The stage is set as if for a regular rehearsal. The actors arrive and pretend to prepare to rehearse the second act of a Pirandello play called Mixing It Up. The manager starts going through the various scenes and telling his Property Man what to write down for each. When the Leading Man protests about part of his costume, the manager yells at him concerning the symbolism of the props and asks if he understands. The man replies that he has no idea what he is doing, and the manager likewise admits to ignorance.
The Door-keeper arrives and tells the manager that some people have come to see him, but by the time he finishes the six characters have already come onstage. The father informs the manager that he has an unfinished drama for him to perform and that it only needs an author to complete it. He then claims that he and the other five people are all characters rather than real people. The manager and the other actors burst out laughing.
The manager is on the verge of throwing them out as jokesters, but the father persists and argues that he and the others want to be brought to life by being played by the actors. He informs them that their author only wrote two acts of their play and then left it unfinished. The Step-Daughter comes forward and tells them that they will be amazed by the drama in which the little girl dies and she, the Step-Daughter, is the only character who manages to run off.
The characters finally start to describe their history. The father initially married a peasant woman and had a son with her. However, when he got bored with her, he convinced his wife to run away with his male secretary. She subsequently had three children with the other man, but the son she left behind has become hostile and antagonistic. The father, attracted to the family he has lost, used to watch the Step-Daughter on her way to school. At some point he lost track of the family. After the secretary dies, the mother and her children returned to the city and started working in Madame Pace's dress shop. While the mother was a mender of dresses, the daughter actually worked as a high-class prostitute for Madame Pace.
One day the father apparently went to the shop with the goal of finding a prostitute for himself and started seducing the daughter. The daughter is eager to play the scene where she meets the father again in order to get revenge on him by revealing his shame. Before anything happens between them, however, the mother recognizes him and stops them. The father then indicates that the son plays a role in the drama as well. The Step-Daughter blames the son for keeping her out on the streets, but he blames her for showing up and ruining his comfortable life after so many years. The father tells the manager that their drama ends with the death of the little girl, the suicide of the young boy, and the flight of the step-daughter.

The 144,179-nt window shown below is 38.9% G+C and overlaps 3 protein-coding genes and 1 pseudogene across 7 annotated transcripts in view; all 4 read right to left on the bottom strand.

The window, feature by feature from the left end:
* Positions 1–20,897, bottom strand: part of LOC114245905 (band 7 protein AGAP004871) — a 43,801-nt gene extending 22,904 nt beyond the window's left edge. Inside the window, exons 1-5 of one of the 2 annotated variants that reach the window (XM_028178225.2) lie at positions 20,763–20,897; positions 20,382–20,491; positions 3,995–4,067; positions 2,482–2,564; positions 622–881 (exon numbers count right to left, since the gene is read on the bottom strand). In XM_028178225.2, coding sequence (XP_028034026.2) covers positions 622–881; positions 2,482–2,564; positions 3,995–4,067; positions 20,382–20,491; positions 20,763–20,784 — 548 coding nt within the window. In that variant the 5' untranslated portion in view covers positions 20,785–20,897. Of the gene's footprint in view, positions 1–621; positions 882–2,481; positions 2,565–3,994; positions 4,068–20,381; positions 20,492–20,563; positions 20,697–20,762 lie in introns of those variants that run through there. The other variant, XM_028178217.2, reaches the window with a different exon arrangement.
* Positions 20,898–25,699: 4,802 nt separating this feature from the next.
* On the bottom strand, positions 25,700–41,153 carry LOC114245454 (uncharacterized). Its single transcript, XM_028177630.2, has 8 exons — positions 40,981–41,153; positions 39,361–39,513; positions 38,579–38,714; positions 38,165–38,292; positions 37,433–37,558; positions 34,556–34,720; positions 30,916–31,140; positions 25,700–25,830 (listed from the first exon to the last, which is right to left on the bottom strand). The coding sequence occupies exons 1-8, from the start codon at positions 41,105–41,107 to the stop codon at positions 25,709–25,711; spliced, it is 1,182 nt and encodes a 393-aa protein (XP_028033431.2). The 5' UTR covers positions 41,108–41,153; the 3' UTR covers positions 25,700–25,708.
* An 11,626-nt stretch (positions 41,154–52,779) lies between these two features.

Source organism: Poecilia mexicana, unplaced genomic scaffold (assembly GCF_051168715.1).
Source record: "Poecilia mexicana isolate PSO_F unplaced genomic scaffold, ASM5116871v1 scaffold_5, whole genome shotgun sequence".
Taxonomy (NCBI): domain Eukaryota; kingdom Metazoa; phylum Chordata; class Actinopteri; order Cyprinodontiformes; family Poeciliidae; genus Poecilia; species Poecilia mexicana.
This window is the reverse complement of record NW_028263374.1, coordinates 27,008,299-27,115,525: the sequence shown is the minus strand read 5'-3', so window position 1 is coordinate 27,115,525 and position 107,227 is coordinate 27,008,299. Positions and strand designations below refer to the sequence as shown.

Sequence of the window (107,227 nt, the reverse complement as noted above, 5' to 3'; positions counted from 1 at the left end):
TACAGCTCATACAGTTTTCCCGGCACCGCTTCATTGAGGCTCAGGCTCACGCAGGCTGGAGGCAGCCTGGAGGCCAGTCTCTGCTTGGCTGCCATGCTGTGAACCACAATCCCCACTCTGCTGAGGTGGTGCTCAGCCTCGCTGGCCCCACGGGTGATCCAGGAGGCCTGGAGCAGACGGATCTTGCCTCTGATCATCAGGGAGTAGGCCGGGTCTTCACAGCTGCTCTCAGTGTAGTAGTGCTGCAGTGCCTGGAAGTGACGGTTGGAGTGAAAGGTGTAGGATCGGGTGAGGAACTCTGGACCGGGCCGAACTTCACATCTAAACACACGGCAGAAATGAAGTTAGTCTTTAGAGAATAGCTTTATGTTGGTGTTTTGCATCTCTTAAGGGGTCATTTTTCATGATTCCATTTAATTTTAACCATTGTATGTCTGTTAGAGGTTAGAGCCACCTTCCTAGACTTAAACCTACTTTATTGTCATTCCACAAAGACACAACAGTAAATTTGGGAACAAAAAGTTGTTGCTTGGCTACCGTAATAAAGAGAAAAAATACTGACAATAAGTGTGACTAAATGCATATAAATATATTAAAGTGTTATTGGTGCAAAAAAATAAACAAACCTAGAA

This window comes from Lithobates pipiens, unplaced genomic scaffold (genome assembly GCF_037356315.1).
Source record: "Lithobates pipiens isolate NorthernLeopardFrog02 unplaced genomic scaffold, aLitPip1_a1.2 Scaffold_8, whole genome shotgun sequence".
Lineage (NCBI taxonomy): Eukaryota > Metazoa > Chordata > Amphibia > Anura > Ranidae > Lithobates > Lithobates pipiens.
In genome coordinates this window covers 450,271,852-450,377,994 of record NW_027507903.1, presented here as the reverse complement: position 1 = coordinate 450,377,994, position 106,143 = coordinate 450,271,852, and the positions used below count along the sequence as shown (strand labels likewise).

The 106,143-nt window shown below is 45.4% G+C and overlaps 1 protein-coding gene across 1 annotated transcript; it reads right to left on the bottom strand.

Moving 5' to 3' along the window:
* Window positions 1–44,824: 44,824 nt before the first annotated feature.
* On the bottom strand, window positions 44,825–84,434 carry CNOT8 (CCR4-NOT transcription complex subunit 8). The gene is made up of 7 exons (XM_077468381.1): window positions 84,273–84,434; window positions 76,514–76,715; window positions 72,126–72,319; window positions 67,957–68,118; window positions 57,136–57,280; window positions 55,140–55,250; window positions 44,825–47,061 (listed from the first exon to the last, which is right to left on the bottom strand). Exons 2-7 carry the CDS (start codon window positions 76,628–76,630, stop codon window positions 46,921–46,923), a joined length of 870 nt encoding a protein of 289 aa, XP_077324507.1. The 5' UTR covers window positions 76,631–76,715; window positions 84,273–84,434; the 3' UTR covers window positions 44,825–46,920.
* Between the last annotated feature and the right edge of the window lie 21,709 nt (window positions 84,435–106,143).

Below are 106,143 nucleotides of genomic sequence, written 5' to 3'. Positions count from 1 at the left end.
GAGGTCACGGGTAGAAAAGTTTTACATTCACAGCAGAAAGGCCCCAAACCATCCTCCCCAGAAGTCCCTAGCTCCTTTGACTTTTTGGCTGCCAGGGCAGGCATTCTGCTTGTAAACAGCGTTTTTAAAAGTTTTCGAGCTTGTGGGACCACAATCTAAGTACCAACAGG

The manager has gotten interested in their story and decides that he can make a play out of it. The father asks him to become the author, telling him that all he has to do is write down whatever they perform for him. The manager agrees and takes them into his office to figure out the best way to do it. The other actors think that he has gone mad and are furious with the way the rehearsal has been interrupted.
Pirandello takes advantage of classical drama to create the division between the characters and actors in the play. The "real" actors are buffoons, the "alazones", who think they know everything about the theater. They will make fun of the characters and be condescending throughout the play. They stand in contrast with the characters, the "pharmakos", who as scapegoats and sufferers are bombarded throughout the play.
The issue of a mask on the face is extended here to include anyone performing in a play. The actors, or the "dramatis personae", literally mean the masks in the play. This will set up one of the conflicts, namely the fact that the characters do not have masks, and in that sense are more real than the actors who try to portray them later.
Pirandello wants his audience to accept the reality of the play, to think this is a real rehearsal of a play, and then to realize it is a joke. This serves as his way of conveying his ideas concerning the artificiality of the theater. It turns the play into a form of meta-theater, in which the audience is incorporated into the play and where the characters contemplate on the nature of theater. The characters for example suffer and reflect on their forms, and since they are cursed with hindsight they can reflect on their actions even without having yet performed them for the audience.
The Mother is the only character unaware of being a character. She is a peasant woman whose main attribute is that she is an emotional rather than a self-reflective character. This helps to explain her inability to come to terms with her existence as a character; she will try to avoid having the drama performed, without realizing that she cannot escape her role.
The silence of children is a wonderful dramatic effect. Their silence is necessary because they are already dead, as we find out when the father informs the manager that they both die in the final scene.
There are three struggles that occur in this play, the first of which is already evident: the struggle between the characters themselves. The characters hate each other with a passion born from their existence as forms in an unfinished play. The step-daughter despises her father for going to a brothel, her brother for keeping her out of the house, and her mother for running away with the secretary. The son despises the entire new family and especially his mother for abandoning him.